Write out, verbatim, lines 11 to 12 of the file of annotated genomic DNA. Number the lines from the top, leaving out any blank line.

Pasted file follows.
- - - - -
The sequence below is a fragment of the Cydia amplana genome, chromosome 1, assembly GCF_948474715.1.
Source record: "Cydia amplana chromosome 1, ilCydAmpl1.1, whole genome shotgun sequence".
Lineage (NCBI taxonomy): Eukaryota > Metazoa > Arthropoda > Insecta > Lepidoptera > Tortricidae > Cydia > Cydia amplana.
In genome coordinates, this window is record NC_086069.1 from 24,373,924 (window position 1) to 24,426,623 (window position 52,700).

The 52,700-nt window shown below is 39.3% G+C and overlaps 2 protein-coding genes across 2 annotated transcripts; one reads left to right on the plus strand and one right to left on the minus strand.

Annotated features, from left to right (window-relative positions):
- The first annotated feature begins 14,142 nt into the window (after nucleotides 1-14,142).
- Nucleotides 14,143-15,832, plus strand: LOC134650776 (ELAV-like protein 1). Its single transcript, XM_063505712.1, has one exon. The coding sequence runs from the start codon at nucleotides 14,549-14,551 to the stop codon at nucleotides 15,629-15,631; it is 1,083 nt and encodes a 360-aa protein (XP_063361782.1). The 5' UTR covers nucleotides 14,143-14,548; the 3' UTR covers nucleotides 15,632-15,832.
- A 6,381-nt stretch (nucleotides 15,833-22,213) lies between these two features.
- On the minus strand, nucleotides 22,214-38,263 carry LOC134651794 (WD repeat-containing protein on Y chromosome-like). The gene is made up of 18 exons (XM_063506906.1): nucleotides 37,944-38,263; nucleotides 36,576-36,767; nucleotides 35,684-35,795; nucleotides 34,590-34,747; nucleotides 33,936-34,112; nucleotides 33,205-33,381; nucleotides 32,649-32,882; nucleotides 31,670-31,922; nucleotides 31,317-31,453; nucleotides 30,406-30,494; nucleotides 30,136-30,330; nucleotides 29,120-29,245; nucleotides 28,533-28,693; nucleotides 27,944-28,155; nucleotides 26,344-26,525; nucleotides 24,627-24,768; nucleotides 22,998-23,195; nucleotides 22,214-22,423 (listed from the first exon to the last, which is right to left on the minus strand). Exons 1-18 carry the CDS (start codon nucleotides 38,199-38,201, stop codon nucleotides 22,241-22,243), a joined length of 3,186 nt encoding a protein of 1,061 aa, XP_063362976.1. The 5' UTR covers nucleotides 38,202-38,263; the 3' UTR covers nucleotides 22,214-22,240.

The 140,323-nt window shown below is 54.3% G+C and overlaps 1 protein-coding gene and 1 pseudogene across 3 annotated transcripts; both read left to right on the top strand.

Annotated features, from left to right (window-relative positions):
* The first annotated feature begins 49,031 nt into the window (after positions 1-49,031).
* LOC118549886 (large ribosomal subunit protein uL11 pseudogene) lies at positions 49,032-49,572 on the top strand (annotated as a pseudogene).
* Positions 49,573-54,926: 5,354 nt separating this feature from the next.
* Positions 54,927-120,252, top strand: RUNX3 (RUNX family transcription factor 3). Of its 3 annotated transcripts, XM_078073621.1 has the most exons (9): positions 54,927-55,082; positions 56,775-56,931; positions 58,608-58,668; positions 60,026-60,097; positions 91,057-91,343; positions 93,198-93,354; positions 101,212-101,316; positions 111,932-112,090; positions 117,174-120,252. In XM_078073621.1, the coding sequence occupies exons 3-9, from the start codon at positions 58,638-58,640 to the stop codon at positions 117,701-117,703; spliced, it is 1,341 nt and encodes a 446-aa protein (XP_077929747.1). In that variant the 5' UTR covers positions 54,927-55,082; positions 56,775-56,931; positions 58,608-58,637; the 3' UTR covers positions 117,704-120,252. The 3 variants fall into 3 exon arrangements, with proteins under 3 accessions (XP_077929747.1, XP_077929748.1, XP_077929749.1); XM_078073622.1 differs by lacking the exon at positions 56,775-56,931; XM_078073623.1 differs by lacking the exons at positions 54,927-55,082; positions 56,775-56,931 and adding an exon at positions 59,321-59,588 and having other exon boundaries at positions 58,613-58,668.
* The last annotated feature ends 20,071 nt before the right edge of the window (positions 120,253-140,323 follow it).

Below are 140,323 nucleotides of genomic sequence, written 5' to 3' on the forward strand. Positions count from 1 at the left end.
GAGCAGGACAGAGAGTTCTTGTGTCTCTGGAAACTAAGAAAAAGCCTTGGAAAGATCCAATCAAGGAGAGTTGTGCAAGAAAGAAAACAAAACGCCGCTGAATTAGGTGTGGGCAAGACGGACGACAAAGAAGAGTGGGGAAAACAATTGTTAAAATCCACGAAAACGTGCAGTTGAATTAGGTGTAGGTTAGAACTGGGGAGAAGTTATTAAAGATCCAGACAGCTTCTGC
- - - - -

The 140,323-nt window shown below is 54.3% G+C and overlaps 1 protein-coding gene and 1 pseudogene across 3 annotated transcripts; both read left to right on the top strand.

Annotated features, from left to right (window-relative positions):